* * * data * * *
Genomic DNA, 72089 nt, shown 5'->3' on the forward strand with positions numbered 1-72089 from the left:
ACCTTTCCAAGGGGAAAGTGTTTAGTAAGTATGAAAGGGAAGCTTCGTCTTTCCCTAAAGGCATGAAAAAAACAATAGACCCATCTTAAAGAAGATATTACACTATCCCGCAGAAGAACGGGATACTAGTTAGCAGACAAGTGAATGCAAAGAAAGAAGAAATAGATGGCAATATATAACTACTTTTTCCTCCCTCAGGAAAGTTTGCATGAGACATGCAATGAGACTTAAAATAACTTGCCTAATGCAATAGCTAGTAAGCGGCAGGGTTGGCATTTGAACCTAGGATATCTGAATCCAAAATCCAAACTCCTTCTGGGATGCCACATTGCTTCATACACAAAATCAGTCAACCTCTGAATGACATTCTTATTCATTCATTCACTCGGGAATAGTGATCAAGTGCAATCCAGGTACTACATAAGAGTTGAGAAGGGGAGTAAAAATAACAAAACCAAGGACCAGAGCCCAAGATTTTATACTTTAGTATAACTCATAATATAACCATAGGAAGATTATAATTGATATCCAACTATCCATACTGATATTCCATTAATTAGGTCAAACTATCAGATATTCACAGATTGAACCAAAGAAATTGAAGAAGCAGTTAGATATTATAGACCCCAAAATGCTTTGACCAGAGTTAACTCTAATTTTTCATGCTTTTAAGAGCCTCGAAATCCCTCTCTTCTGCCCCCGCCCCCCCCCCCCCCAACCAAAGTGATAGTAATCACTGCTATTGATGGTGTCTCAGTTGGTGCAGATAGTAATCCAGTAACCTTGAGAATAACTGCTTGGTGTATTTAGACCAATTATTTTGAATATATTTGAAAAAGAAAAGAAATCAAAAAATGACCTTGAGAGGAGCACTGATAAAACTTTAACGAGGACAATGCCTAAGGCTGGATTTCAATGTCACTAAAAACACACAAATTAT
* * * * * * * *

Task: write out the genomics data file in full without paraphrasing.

Genomic DNA, 72089 nt, shown 5'->3' on the forward strand with positions numbered 1-72089 from the left:
ACCTTTCCAAGGGGAAAGTGTTTAGTAAGTATGAAAGGGAAGCTTCGTCTTTCCCTAAAGGCATGAAAAAAACAATAGACCCATCTTAAAGAAGATATTACACTATCCCGCAGAAGAACGGGATACTAGTTAGCAGACAAGTGAATGCAAAGAAAGAAGAAATAGATGGCAATATATAACTACTTTTTCCTCCCTCAGGAAAGTTTGCATGAGACATGCAATGAGACTTAAAATAACTTGCCTAATGCAATAGCTAGTAAGCGGCAGGGTTGGCATTTGAACCTAGGATATCTGAATCCAAAATCCAAACTCCTTCTGGGATGCCACATTGCTTCATACACAAAATCAGTCAACCTCTGAATGACATTCTTATTCATTCATTCACTCGGGAATAGTGATCAAGTGCAATCCAGGTACTACATAAGAGTTGAGAAGGGGAGTAAAAATAACAAAACCAAGGACCAGAGCCCAAGATTTTATACTTTAGTATAACTCATAATATAACCATAGGAAGATTATAATTGATATCCAACTATCCATACTGATATTCCATTAATTAGGTCAAACTATCAGATATTCACAGATTGAACCAAAGAAATTGAAGAAGCAGTTAGATATTATAGACCCCAAAATGCTTTGACCAGAGTTAACTCTAATTTTTCATGCTTTTAAGAGCCTCGAAATCCCTCTCTTCTGCCCCCGCCCCCCCCCCCCCCAACCAAAGTGATAGTAATCACTGCTATTGATGGTGTCTCAGTTGGTGCAGATAGTAATCCAGTAACCTTGAGAATAACTGCTTGGTGTATTTAGACCAATTATTTTGAATATATTTGAAAAAGAAAAGAAATCAAAAAATGACCTTGAGAGGAGCACTGATAAAACTTTAACGAGGACAATGCCTAAGGCTGGATTTCAATGTCACTAAAAACACACAAATTAT